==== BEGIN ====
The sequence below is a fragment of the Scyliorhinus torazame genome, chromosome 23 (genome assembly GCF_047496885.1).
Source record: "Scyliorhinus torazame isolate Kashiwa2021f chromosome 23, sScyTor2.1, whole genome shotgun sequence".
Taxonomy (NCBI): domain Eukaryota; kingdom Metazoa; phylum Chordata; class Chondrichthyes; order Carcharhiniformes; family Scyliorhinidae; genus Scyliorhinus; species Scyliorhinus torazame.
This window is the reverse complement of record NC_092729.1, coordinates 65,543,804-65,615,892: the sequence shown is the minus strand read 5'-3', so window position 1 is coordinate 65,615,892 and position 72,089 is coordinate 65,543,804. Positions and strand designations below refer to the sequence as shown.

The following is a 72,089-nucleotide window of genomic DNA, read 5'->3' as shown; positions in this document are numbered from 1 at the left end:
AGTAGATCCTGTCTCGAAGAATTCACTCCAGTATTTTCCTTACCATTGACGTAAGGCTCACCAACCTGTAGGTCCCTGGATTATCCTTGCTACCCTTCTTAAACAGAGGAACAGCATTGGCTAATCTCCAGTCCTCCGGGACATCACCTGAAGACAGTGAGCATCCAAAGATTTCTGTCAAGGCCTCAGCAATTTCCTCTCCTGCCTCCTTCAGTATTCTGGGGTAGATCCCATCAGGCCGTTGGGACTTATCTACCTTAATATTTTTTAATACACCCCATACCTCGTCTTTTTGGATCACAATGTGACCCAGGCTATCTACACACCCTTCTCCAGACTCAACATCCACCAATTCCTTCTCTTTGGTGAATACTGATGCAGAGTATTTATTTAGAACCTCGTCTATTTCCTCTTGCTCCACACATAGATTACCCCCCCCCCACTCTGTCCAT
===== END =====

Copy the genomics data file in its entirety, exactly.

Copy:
The sequence below is a fragment of the Scyliorhinus torazame genome, chromosome 23 (genome assembly GCF_047496885.1).
Source record: "Scyliorhinus torazame isolate Kashiwa2021f chromosome 23, sScyTor2.1, whole genome shotgun sequence".
Taxonomy (NCBI): domain Eukaryota; kingdom Metazoa; phylum Chordata; class Chondrichthyes; order Carcharhiniformes; family Scyliorhinidae; genus Scyliorhinus; species Scyliorhinus torazame.
This window is the reverse complement of record NC_092729.1, coordinates 65,543,804-65,615,892: the sequence shown is the minus strand read 5'-3', so window position 1 is coordinate 65,615,892 and position 72,089 is coordinate 65,543,804. Positions and strand designations below refer to the sequence as shown.

The following is a 72,089-nucleotide window of genomic DNA, read 5'->3' as shown; positions in this document are numbered from 1 at the left end:
AGTAGATCCTGTCTCGAAGAATTCACTCCAGTATTTTCCTTACCATTGACGTAAGGCTCACCAACCTGTAGGTCCCTGGATTATCCTTGCTACCCTTCTTAAACAGAGGAACAGCATTGGCTAATCTCCAGTCCTCCGGGACATCACCTGAAGACAGTGAGCATCCAAAGATTTCTGTCAAGGCCTCAGCAATTTCCTCTCCTGCCTCCTTCAGTATTCTGGGGTAGATCCCATCAGGCCGTTGGGACTTATCTACCTTAATATTTTTTAATACACCCCATACCTCGTCTTTTTGGATCACAATGTGACCCAGGCTATCTACACACCCTTCTCCAGACTCAACATCCACCAATTCCTTCTCTTTGGTGAATACTGATGCAGAGTATTTATTTAGAACCTCGTCTATTTCCTCTTGCTCCACACATAGATTACCCCCCCCCCACTCTGTCCAT